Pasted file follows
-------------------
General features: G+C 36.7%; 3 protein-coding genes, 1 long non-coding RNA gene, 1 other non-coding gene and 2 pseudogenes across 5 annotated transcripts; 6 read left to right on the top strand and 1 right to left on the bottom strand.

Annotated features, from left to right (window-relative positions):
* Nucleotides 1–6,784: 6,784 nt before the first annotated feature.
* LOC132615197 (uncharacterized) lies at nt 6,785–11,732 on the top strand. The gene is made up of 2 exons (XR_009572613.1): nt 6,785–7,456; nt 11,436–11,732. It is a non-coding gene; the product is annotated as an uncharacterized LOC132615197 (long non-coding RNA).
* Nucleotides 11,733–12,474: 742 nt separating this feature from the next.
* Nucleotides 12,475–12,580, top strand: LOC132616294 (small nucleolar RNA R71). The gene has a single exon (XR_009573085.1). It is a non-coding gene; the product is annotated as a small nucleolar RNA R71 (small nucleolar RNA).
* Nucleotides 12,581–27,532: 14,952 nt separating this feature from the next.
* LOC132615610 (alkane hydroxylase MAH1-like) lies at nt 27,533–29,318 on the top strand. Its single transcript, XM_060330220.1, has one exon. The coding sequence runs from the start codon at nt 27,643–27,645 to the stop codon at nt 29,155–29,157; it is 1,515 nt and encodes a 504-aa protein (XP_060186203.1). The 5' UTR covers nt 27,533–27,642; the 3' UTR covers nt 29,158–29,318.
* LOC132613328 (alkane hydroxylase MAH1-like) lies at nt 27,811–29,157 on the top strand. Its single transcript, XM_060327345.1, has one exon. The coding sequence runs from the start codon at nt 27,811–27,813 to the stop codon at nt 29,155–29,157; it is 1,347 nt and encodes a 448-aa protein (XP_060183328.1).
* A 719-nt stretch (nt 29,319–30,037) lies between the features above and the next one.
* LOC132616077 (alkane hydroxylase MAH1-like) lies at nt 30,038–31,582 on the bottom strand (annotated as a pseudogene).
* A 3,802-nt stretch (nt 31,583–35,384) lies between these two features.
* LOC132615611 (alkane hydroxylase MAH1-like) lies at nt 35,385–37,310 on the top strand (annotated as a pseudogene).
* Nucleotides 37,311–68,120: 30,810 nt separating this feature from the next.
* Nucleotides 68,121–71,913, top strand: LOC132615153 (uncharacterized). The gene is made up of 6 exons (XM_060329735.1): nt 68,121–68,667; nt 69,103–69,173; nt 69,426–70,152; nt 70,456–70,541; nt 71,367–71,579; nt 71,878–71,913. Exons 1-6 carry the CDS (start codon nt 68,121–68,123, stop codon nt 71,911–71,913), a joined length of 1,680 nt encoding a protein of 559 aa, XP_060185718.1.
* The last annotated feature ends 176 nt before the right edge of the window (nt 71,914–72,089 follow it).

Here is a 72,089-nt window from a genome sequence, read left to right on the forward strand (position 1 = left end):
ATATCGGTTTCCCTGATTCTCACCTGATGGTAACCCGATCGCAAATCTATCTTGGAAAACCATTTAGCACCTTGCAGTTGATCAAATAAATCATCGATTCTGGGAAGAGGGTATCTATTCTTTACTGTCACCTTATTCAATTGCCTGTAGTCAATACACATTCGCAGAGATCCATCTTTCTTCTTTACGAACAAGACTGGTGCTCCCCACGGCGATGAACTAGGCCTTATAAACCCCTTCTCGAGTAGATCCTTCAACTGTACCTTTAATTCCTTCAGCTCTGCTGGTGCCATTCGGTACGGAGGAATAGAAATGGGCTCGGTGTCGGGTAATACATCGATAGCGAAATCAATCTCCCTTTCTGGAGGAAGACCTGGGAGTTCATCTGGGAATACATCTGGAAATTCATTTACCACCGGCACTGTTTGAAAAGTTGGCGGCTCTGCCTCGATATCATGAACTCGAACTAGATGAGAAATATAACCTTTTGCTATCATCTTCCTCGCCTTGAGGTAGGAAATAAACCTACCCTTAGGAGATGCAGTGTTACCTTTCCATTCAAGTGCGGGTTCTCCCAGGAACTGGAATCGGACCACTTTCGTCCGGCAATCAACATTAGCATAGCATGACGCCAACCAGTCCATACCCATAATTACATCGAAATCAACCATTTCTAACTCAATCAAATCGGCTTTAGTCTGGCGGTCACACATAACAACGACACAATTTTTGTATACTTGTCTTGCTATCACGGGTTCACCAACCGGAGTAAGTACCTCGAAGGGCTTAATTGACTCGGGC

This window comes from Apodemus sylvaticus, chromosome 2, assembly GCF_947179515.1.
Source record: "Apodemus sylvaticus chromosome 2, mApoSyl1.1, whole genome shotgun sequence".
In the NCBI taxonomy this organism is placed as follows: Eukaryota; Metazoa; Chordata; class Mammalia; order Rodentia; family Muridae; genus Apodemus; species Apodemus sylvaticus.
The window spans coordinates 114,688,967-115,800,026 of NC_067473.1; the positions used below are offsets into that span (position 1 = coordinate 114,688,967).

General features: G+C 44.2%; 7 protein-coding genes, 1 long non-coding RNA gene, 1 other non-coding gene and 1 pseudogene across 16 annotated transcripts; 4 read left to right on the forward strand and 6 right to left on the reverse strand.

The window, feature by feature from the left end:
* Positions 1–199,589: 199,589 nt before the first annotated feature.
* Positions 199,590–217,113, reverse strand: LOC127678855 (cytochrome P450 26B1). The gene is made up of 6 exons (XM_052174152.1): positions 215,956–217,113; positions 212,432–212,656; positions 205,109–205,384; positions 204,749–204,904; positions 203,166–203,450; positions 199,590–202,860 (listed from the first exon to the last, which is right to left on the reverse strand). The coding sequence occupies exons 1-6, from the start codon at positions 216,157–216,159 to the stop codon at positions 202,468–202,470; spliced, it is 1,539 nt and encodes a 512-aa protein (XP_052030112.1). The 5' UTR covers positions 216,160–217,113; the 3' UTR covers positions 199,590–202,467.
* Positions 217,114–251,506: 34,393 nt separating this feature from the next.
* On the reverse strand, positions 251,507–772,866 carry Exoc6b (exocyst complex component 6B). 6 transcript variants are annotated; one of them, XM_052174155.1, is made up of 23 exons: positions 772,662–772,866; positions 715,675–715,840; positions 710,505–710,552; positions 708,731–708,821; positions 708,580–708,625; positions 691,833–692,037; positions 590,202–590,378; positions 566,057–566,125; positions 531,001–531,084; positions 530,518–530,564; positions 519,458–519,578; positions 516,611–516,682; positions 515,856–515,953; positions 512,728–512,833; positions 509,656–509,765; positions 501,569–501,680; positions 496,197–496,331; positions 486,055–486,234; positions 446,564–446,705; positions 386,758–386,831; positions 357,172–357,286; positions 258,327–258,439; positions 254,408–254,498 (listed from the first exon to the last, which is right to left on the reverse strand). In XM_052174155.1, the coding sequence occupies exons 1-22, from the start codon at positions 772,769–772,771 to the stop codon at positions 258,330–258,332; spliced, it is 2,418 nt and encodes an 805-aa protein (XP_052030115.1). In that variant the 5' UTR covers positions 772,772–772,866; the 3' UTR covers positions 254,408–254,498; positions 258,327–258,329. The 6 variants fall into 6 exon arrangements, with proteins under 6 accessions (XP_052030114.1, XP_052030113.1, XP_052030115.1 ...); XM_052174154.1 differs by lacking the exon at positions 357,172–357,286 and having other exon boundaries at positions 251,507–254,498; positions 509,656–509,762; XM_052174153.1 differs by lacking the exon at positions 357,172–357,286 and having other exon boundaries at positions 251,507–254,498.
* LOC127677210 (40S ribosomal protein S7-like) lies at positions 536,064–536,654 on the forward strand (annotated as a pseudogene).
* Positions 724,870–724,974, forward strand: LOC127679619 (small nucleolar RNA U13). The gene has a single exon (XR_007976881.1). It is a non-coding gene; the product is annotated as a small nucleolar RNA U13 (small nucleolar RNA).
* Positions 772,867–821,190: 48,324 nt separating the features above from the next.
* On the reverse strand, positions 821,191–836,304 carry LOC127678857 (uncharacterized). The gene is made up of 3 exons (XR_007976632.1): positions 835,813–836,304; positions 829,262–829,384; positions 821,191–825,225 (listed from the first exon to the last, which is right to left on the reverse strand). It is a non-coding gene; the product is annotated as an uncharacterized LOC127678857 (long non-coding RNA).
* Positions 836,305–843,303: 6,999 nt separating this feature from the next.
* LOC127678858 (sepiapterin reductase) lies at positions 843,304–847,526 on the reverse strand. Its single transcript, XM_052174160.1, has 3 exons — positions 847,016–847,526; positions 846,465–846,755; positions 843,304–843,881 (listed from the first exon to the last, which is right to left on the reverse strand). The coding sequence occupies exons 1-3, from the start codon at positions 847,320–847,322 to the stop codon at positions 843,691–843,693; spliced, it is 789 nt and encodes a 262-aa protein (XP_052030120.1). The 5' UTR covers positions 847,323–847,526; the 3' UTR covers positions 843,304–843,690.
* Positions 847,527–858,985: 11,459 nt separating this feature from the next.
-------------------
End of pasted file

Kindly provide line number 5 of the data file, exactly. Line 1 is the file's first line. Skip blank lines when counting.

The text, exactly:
* Nucleotides 11,733–12,474: 742 nt separating this feature from the next.